Admittedly, I am a competitive person in just about every facet of life. Ask those who’ve known me my whole life and you might even hear some stories of competitive board and card game play that I’d prefer not be repeated. While I was taught to be (and think I mostly am) a good sport, my focus was most always on winning. And looking back, I can point to both the power and the pitfalls of my competitive nature.
This exploration and self-examination as well as a lifetime of observations have led to some specific beliefs about competition:
- Everyone is competitive at some level and in some ways.
- The intensity of your competitive feelings drives your thoughts about competition.
- Your thoughts about competition and your competitors influence your behavior.
- Your behavior leads to your results.
You’ve reached a leadership position, so chances are, you have a strong will to succeed and beat out the competition. That’s the reason you are where you are. Additionally, you may want to use a healthy dose of competition to push your people to reach their full potential.
Just remember: Competition and a competitive spirit can be one of the most powerful productivity levers – or one of the most destructive forces – at work. The key to harnessing that power is to understand it and learn how to use it productively.
Since competition can impact our results, it makes sense to me to view it as a gift that we have been given. How we use and direct our competitive nature is determined by four components that make up the word GIFT.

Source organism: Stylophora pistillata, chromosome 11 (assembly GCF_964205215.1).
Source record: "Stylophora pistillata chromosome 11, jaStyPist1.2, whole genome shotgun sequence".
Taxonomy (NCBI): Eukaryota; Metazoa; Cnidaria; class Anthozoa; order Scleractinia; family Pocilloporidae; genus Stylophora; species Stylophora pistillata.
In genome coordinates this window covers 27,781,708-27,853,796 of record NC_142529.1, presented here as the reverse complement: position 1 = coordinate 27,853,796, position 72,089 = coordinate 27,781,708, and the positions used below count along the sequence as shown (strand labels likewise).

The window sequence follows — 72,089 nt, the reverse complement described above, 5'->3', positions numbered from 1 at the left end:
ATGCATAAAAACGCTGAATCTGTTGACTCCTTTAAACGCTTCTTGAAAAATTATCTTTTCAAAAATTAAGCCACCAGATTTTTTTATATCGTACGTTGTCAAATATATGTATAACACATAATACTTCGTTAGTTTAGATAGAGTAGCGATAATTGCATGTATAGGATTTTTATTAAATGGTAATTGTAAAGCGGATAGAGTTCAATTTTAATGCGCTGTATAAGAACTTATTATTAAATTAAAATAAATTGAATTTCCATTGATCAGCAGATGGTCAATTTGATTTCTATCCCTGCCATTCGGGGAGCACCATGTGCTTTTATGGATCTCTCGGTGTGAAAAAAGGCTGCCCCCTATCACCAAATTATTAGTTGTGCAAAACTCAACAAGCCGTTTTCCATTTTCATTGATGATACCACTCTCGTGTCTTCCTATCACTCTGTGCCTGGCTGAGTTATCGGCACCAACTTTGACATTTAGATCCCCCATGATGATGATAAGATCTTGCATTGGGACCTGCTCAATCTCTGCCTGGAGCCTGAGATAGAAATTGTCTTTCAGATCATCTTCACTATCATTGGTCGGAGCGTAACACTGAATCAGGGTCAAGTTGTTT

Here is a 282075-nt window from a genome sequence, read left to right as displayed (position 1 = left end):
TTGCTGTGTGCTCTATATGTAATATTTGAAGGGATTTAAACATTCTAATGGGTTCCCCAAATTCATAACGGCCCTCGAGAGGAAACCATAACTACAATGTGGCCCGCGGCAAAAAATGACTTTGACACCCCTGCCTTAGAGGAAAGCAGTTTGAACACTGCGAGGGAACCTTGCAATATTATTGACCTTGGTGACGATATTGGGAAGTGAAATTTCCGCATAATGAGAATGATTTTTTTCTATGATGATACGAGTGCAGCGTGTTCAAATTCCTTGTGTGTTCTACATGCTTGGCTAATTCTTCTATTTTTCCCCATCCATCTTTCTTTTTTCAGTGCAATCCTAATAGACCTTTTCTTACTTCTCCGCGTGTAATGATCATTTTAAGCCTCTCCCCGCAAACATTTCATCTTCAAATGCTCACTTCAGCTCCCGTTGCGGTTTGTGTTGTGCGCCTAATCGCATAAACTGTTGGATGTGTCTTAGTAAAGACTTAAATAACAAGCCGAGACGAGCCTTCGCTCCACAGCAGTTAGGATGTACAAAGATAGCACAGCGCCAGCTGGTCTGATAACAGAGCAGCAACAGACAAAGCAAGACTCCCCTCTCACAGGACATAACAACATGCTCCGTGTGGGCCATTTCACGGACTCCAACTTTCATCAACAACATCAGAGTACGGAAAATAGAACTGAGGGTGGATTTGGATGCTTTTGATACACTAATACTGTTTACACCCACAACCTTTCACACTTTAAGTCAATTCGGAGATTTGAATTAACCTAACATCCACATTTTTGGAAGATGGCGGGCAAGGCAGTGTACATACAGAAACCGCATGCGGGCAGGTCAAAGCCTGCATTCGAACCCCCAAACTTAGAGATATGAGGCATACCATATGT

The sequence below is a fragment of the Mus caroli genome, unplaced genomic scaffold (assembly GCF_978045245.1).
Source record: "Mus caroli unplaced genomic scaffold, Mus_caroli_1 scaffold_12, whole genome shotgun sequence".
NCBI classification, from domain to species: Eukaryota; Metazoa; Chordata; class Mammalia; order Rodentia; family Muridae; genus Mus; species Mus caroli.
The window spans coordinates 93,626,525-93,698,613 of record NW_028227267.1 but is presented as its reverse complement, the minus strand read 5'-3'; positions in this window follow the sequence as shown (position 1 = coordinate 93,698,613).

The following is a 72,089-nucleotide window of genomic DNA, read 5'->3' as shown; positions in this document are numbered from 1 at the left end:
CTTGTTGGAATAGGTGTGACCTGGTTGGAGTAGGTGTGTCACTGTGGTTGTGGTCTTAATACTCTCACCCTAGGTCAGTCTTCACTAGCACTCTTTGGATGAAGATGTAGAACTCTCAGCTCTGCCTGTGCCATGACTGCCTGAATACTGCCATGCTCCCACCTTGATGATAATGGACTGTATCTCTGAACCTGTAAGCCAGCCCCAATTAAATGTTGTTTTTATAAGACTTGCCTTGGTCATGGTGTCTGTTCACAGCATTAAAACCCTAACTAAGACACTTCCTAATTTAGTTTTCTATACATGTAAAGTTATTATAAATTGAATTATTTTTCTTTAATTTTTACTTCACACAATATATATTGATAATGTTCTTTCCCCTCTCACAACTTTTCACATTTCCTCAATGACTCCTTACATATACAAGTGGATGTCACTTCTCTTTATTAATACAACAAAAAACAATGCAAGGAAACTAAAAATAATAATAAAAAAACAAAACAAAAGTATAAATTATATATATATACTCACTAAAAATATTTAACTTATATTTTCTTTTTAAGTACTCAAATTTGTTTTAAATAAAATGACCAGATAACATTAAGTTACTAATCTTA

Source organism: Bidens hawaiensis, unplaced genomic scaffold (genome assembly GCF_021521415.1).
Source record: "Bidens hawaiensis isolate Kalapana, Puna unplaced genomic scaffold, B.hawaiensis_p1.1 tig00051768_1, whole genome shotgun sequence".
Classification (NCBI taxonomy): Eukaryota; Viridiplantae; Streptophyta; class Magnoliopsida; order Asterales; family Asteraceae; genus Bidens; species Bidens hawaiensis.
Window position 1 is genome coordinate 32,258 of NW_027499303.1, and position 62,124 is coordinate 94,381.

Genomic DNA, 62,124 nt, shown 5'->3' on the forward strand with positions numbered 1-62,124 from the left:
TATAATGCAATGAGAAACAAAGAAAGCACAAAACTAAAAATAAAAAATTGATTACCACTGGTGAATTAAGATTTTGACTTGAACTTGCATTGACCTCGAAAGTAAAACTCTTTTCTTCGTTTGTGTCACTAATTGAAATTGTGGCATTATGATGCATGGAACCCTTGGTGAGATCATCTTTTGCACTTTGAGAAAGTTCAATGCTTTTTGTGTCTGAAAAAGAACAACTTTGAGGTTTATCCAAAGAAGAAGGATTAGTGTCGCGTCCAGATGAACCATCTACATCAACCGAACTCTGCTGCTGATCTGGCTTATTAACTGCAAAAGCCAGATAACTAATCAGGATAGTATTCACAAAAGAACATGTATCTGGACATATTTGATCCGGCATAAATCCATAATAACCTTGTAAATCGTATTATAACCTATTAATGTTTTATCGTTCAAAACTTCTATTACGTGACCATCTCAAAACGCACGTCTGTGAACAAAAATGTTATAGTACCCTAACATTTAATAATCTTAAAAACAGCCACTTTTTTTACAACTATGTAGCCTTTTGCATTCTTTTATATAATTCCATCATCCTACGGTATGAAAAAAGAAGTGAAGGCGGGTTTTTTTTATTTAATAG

- Goals. Competition is defined by goals. The goals you choose are critical to harnessing the power of competition. Having a goal – a profit target, grade, score or time – sets the stage for competition, regardless of who you are competing against.
- Intent. Your intent will determine how you compete. If your intent is to win at all costs, your behaviors will be different than if you want to do your best or improve on a past performance. Both intents produce a result, however, the latter will likely produce a better, healthier and more sustainable long-term result.
- Focus. This is who you are competing against. You can view yourself, others, other teams or other companies as your competition. There is nothing wrong with healthy competition. Just make sure the focus is on overall goal achievement, and not just winning for the sake of winning. Don’t stunt teamwork, hurt relationships, cut corners, cheat or sabotage others’ efforts just to come out on top.
- Timeline. This is where you place the finish line. Do you consider it winning only when you reach a major goal, or can you celebrate small wins along the way? If you want to win an Olympic medal, you would have many competitive finishes before reaching that large goal, wouldn’t you? While you can have (and need) the long-term, big, competitive aspiration, you must create many smaller, intermediate opportunities to win along the way.
Take some time to consider the role that competition plays in your life at work and as a leader. Competition is truly one of the most powerful human forces. As a leader, as a teammate, and as an individual, it is important to consider how you can use this competitive fire to create the results you really want.